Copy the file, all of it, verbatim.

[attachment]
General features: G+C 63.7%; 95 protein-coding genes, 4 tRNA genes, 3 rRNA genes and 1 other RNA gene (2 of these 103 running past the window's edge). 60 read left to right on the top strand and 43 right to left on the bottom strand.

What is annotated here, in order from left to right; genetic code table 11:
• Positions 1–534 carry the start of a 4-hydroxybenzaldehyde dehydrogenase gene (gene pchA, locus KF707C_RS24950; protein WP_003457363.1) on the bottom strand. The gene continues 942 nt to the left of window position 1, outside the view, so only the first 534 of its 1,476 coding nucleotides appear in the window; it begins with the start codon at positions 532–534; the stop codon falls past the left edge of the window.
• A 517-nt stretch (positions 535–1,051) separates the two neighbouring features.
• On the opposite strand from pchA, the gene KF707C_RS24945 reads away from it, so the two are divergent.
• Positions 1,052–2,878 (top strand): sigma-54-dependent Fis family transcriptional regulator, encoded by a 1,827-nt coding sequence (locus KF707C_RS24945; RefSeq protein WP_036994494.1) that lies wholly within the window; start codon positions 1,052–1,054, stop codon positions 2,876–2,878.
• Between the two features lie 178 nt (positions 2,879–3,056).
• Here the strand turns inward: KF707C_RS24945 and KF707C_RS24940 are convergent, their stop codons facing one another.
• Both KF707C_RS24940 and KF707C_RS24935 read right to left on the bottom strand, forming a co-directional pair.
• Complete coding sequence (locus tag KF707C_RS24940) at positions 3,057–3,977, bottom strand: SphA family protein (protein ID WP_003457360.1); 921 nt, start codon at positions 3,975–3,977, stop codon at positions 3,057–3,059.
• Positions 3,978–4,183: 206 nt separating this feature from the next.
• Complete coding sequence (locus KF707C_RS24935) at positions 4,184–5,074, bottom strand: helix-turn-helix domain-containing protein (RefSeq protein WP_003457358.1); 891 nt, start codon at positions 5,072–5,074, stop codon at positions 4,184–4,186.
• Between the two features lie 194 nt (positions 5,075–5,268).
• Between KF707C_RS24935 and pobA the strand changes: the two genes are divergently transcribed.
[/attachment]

General features: G+C 63.7%; 95 protein-coding genes, 4 tRNA genes, 3 rRNA genes and 1 other RNA gene (2 of these 103 running past the window's edge). 60 read left to right on the top strand and 43 right to left on the bottom strand.

What is annotated here, in order from left to right; genetic code table 11:
• Positions 1–534 carry the start of a 4-hydroxybenzaldehyde dehydrogenase gene (gene pchA, locus KF707C_RS24950; protein WP_003457363.1) on the bottom strand. The gene continues 942 nt to the left of window position 1, outside the view, so only the first 534 of its 1,476 coding nucleotides appear in the window; it begins with the start codon at positions 532–534; the stop codon falls past the left edge of the window.
• A 517-nt stretch (positions 535–1,051) separates the two neighbouring features.
• On the opposite strand from pchA, the gene KF707C_RS24945 reads away from it, so the two are divergent.
• Positions 1,052–2,878 (top strand): sigma-54-dependent Fis family transcriptional regulator, encoded by a 1,827-nt coding sequence (locus KF707C_RS24945; RefSeq protein WP_036994494.1) that lies wholly within the window; start codon positions 1,052–1,054, stop codon positions 2,876–2,878.
• Between the two features lie 178 nt (positions 2,879–3,056).
• Here the strand turns inward: KF707C_RS24945 and KF707C_RS24940 are convergent, their stop codons facing one another.
• Both KF707C_RS24940 and KF707C_RS24935 read right to left on the bottom strand, forming a co-directional pair.
• Complete coding sequence (locus tag KF707C_RS24940) at positions 3,057–3,977, bottom strand: SphA family protein (protein ID WP_003457360.1); 921 nt, start codon at positions 3,975–3,977, stop codon at positions 3,057–3,059.
• Positions 3,978–4,183: 206 nt separating this feature from the next.
• Complete coding sequence (locus KF707C_RS24935) at positions 4,184–5,074, bottom strand: helix-turn-helix domain-containing protein (RefSeq protein WP_003457358.1); 891 nt, start codon at positions 5,072–5,074, stop codon at positions 4,184–4,186.
• Between the two features lie 194 nt (positions 5,075–5,268).
• Between KF707C_RS24935 and pobA the strand changes: the two genes are divergently transcribed.